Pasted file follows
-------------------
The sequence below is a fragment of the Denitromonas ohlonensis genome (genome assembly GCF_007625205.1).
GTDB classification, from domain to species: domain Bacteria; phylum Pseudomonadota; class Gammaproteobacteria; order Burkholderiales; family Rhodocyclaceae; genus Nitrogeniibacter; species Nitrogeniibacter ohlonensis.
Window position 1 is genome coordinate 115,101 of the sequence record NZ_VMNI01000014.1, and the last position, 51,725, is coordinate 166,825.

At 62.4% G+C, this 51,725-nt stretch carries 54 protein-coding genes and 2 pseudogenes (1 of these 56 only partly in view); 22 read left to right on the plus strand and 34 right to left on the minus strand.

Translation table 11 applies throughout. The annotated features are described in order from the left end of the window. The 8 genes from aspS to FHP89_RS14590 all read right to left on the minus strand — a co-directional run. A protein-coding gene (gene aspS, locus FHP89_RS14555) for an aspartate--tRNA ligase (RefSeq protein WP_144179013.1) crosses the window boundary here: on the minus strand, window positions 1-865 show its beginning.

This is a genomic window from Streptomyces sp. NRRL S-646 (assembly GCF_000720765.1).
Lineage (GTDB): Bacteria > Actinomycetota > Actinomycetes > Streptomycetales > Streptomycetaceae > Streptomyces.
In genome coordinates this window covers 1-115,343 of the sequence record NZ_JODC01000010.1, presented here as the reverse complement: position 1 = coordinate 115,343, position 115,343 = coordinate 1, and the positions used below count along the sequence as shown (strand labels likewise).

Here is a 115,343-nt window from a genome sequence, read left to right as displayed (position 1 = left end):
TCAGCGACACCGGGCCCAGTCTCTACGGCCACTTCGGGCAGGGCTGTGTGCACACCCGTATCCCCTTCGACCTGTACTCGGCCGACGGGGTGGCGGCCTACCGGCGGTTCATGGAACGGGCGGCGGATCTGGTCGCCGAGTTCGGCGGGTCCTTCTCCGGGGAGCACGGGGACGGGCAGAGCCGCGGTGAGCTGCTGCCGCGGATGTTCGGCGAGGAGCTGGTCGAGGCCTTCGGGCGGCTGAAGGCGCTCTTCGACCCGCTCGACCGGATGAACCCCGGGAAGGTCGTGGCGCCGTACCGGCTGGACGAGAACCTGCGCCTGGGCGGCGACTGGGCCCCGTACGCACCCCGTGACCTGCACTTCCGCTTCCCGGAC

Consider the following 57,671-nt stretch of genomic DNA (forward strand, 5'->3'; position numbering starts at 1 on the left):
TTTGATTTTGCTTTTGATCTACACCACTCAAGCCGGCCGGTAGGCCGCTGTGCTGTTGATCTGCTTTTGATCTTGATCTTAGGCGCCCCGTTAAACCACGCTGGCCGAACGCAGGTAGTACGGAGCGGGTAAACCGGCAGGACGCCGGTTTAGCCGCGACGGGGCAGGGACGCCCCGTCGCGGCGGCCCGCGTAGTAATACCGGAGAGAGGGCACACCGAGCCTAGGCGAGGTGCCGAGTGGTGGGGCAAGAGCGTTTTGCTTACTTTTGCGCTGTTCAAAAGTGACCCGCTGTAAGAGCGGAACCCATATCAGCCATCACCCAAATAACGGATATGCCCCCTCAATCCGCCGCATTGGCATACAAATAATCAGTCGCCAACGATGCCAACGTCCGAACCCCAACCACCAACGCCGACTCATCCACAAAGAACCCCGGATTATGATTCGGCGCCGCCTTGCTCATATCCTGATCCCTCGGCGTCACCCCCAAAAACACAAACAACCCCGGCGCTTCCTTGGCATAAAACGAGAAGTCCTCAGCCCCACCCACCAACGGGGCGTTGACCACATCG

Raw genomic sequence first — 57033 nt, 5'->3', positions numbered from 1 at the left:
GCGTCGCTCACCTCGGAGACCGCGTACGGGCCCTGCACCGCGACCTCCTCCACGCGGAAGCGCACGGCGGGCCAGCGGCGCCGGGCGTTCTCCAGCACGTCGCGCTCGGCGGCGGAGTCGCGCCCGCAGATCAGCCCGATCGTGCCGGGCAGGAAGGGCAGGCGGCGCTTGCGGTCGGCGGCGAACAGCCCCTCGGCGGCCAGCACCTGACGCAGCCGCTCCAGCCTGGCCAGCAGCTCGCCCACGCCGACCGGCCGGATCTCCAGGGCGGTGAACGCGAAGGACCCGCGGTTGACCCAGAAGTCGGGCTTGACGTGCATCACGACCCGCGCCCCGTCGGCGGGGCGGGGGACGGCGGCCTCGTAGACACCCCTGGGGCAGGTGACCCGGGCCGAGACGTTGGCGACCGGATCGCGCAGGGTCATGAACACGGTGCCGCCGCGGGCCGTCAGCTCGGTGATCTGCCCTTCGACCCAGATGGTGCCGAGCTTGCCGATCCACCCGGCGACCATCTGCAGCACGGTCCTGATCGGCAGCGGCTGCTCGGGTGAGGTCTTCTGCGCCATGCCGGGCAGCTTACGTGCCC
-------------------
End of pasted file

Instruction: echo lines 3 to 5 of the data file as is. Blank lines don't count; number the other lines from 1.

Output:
Window position 1 is genome coordinate 115,101 of the sequence record NZ_VMNI01000014.1, and the last position, 51,725, is coordinate 166,825.

At 62.4% G+C, this 51,725-nt stretch carries 54 protein-coding genes and 2 pseudogenes (1 of these 56 only partly in view); 22 read left to right on the plus strand and 34 right to left on the minus strand.

Translation table 11 applies throughout. The annotated features are described in order from the left end of the window. The 8 genes from aspS to FHP89_RS14590 all read right to left on the minus strand — a co-directional run. A protein-coding gene (gene aspS, locus FHP89_RS14555) for an aspartate--tRNA ligase (RefSeq protein WP_144179013.1) crosses the window boundary here: on the minus strand, window positions 1-865 show its beginning.